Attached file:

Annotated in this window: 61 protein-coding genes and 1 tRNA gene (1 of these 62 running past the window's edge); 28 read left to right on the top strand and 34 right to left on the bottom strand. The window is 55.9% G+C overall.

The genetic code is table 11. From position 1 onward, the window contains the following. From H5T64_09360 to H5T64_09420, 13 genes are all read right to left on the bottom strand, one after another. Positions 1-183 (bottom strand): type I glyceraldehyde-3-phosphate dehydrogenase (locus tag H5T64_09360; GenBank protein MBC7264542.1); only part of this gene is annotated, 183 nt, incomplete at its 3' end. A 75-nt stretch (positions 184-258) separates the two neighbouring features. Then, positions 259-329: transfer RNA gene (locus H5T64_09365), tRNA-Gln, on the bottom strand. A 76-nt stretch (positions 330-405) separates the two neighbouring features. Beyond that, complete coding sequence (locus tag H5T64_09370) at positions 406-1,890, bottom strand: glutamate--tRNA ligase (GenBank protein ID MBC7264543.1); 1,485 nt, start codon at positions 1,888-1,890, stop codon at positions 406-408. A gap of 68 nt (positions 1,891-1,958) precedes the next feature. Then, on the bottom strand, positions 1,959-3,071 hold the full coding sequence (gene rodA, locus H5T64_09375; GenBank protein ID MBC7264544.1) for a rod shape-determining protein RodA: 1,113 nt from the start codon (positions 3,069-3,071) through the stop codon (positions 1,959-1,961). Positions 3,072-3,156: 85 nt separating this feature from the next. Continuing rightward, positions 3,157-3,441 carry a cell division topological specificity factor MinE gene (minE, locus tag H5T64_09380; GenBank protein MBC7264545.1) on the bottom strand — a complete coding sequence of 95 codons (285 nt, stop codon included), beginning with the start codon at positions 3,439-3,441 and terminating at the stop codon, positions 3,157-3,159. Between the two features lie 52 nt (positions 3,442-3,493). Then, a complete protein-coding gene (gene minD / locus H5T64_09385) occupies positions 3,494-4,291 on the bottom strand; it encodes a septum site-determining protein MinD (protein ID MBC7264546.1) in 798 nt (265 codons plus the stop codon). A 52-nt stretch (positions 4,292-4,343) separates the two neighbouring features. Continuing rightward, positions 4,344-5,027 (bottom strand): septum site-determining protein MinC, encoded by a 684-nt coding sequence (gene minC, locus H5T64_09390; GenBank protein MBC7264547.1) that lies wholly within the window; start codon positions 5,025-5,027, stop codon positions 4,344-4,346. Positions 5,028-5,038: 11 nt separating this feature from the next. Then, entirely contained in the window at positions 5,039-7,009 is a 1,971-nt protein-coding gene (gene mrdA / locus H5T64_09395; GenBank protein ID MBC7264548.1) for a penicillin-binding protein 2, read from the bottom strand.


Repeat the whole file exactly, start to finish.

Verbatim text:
Annotated in this window: 61 protein-coding genes and 1 tRNA gene (1 of these 62 running past the window's edge); 28 read left to right on the top strand and 34 right to left on the bottom strand. The window is 55.9% G+C overall.

The genetic code is table 11. From position 1 onward, the window contains the following. From H5T64_09360 to H5T64_09420, 13 genes are all read right to left on the bottom strand, one after another. Positions 1-183 (bottom strand): type I glyceraldehyde-3-phosphate dehydrogenase (locus tag H5T64_09360; GenBank protein MBC7264542.1); only part of this gene is annotated, 183 nt, incomplete at its 3' end. A 75-nt stretch (positions 184-258) separates the two neighbouring features. Then, positions 259-329: transfer RNA gene (locus H5T64_09365), tRNA-Gln, on the bottom strand. A 76-nt stretch (positions 330-405) separates the two neighbouring features. Beyond that, complete coding sequence (locus tag H5T64_09370) at positions 406-1,890, bottom strand: glutamate--tRNA ligase (GenBank protein ID MBC7264543.1); 1,485 nt, start codon at positions 1,888-1,890, stop codon at positions 406-408. A gap of 68 nt (positions 1,891-1,958) precedes the next feature. Then, on the bottom strand, positions 1,959-3,071 hold the full coding sequence (gene rodA, locus H5T64_09375; GenBank protein ID MBC7264544.1) for a rod shape-determining protein RodA: 1,113 nt from the start codon (positions 3,069-3,071) through the stop codon (positions 1,959-1,961). Positions 3,072-3,156: 85 nt separating this feature from the next. Continuing rightward, positions 3,157-3,441 carry a cell division topological specificity factor MinE gene (minE, locus tag H5T64_09380; GenBank protein MBC7264545.1) on the bottom strand — a complete coding sequence of 95 codons (285 nt, stop codon included), beginning with the start codon at positions 3,439-3,441 and terminating at the stop codon, positions 3,157-3,159. Between the two features lie 52 nt (positions 3,442-3,493). Then, a complete protein-coding gene (gene minD / locus H5T64_09385) occupies positions 3,494-4,291 on the bottom strand; it encodes a septum site-determining protein MinD (protein ID MBC7264546.1) in 798 nt (265 codons plus the stop codon). A 52-nt stretch (positions 4,292-4,343) separates the two neighbouring features. Continuing rightward, positions 4,344-5,027 (bottom strand): septum site-determining protein MinC, encoded by a 684-nt coding sequence (gene minC, locus H5T64_09390; GenBank protein MBC7264547.1) that lies wholly within the window; start codon positions 5,025-5,027, stop codon positions 4,344-4,346. Positions 5,028-5,038: 11 nt separating this feature from the next. Then, entirely contained in the window at positions 5,039-7,009 is a 1,971-nt protein-coding gene (gene mrdA / locus H5T64_09395; GenBank protein ID MBC7264548.1) for a penicillin-binding protein 2, read from the bottom strand.